Excelling in landscape photography takes some thought and preparation. It’s not a drive-by shooting out the car window and it’s not a mid-day shot when you’re having a picnic with your family. In my new series of articles, I will tell you what my process was, and how I got the shot. Sometimes, it’s pure luck.
But it’s always about being at the right place at the right time in the right light. So, then it’s not just luck, is it?
Whenever I go anywhere, I make an effort to either be out at sunrise or sunset to find the best opportunities landscape photography. On this trip to Southwest Florida, I was there visiting family, so it was not purely a photographic trip. My time was split between attending to my aging parents and spending time with other family members. But, as a dedicated photographer, I always find time to find a place and time to shoot.
Have a vision
As this area of Southwest Florida is known for its shell filled beaches, I wanted to capture a shot highlighting the numerous shells that I have seen on their beaches in the past. My first attempt at this was to try a sunset. As I was on the gulf coast, the sunsets can be spectacular, but the night I was there, it was warm, crowded, and the sky didn’t give me a great opportunity for a good landscape photo. My vision for that evening was to get a spectacular golden sunset. No such luck.
The next day, I returned to the beach with only my favorite 50mm prime lens (equivalent 100mm with my Olympus Mirrorless). It’s tack sharp and is great for wildlife. What I realized, was this beach had some pretty birds, but the real story here was about the shells and the water. I would need to return to my car and get my wide lens or come back the next morning when I had more time and the light was better.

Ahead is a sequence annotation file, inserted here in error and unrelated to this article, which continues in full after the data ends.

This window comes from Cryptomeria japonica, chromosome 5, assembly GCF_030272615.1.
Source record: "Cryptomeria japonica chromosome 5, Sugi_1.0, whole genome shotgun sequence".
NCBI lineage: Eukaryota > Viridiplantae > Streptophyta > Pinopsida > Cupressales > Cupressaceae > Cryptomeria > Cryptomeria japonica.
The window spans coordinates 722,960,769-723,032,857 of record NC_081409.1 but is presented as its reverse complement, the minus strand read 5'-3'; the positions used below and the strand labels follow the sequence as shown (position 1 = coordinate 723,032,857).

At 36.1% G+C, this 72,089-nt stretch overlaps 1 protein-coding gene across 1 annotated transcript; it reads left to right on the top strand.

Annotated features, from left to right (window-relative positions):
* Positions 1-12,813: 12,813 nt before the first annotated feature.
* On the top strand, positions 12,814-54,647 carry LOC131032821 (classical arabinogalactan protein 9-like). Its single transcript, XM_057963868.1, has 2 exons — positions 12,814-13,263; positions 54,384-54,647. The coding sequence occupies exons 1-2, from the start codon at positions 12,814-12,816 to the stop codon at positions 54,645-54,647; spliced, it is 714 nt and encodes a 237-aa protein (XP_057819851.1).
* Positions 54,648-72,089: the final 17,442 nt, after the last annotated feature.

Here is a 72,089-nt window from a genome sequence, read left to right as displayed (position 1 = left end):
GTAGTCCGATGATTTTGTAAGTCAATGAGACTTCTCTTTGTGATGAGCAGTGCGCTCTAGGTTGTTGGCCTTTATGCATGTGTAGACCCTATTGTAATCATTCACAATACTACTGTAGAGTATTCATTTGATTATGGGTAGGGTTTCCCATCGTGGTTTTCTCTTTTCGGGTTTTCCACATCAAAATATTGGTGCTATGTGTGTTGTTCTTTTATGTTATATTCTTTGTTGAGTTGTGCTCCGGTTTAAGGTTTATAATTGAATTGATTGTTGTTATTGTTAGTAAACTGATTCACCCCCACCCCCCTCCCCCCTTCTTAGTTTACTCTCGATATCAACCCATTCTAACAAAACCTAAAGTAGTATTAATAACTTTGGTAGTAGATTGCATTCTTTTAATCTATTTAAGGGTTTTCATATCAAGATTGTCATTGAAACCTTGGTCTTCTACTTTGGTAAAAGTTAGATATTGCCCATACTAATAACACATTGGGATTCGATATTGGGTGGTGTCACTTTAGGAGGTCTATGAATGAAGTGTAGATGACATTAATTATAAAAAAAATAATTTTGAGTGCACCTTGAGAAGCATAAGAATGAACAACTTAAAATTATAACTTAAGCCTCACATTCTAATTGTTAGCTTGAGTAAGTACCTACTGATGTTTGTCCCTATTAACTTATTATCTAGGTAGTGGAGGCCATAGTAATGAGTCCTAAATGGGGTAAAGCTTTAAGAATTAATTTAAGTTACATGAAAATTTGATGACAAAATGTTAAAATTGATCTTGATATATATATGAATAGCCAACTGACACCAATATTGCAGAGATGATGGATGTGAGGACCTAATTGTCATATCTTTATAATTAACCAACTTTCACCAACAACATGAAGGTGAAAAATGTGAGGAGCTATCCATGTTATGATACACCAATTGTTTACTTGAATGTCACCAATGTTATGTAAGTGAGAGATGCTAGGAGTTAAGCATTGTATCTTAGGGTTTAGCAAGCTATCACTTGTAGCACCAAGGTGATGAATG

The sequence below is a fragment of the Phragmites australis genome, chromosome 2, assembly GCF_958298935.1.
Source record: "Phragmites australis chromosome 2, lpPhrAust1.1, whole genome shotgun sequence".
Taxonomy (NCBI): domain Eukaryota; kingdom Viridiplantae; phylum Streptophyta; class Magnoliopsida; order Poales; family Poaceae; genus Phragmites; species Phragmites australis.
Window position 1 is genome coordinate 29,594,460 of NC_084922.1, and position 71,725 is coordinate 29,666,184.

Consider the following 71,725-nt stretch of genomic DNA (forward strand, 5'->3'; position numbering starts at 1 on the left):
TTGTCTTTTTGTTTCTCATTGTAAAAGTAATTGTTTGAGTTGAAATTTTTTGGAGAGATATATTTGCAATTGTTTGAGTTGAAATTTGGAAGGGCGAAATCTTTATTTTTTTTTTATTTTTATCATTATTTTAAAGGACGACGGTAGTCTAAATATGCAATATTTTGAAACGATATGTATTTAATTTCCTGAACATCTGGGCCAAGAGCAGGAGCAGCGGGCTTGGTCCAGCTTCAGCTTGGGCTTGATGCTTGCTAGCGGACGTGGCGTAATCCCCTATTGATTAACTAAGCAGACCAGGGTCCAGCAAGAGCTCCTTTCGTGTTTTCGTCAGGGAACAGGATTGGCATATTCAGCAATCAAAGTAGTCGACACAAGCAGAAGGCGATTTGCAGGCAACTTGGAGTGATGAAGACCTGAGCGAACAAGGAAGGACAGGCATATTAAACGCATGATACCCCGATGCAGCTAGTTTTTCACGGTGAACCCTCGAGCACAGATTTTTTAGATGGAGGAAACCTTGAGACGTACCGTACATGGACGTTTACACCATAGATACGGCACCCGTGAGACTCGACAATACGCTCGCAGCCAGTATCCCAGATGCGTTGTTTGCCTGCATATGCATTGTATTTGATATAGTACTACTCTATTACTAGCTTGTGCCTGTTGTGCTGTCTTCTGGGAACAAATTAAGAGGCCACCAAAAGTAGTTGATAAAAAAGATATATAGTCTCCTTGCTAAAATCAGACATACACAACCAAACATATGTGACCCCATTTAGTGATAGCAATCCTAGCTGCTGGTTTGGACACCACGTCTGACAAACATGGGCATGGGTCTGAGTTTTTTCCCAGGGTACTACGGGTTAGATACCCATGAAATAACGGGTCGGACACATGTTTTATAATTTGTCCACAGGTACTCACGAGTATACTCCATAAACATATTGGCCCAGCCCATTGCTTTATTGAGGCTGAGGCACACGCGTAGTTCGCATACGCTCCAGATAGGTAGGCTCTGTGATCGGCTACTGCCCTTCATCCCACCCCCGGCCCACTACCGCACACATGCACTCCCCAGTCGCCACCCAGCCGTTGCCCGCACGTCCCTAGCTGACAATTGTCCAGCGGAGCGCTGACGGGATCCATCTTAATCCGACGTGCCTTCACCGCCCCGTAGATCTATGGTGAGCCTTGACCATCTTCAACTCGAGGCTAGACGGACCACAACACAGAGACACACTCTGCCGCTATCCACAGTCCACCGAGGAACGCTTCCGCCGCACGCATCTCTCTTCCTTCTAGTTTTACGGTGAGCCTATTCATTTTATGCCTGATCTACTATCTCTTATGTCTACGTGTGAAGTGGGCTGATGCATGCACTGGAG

The next morning, my intention for this shoot was to capture the wide angle of the beach with the proliferation of shells in the morning light. The shells are the best early morning there because they have not been picked through and have had the evening to roll up on the beach. This turned out to be the perfect moment and the right time for this image. As you can see, I tried a few different angles on it, but I was happy with the end result. But it was not a drive-by shooting or a one-shot image. It took some time to develop the shot I really wanted and it took a few visits to get it right
The moral of this story…
Take some time with your photography and form an intention for what you want and how you want to shoot it. The creative process can take some time, but if you think through it, you can capture something great.
If you would like some help with your photographic vision, join us at Jansen Photo Expeditions for one of our private or group workshops in California, Oregon, Wyoming, Iceland, Costa Rica or the destination of your choice. You will have an enriching learning experience and go home with a camera full of prized photographs.
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Holly Higbee-Jansen is photographer, trainer, blogger, and workshop leader who enjoys teaching and the creative process. Her passions include teaching photography workshops in beautiful locations in California, Iceland, Costa Rica and the American West with her husband Mark. Holly also teaches online classes on Lightroom, Photoshop and photographic technique. Get Holly's Free E-Book on "Landscape Photography and the Light" and find out about her newest workshops at JansenPhotoExpeditions.com.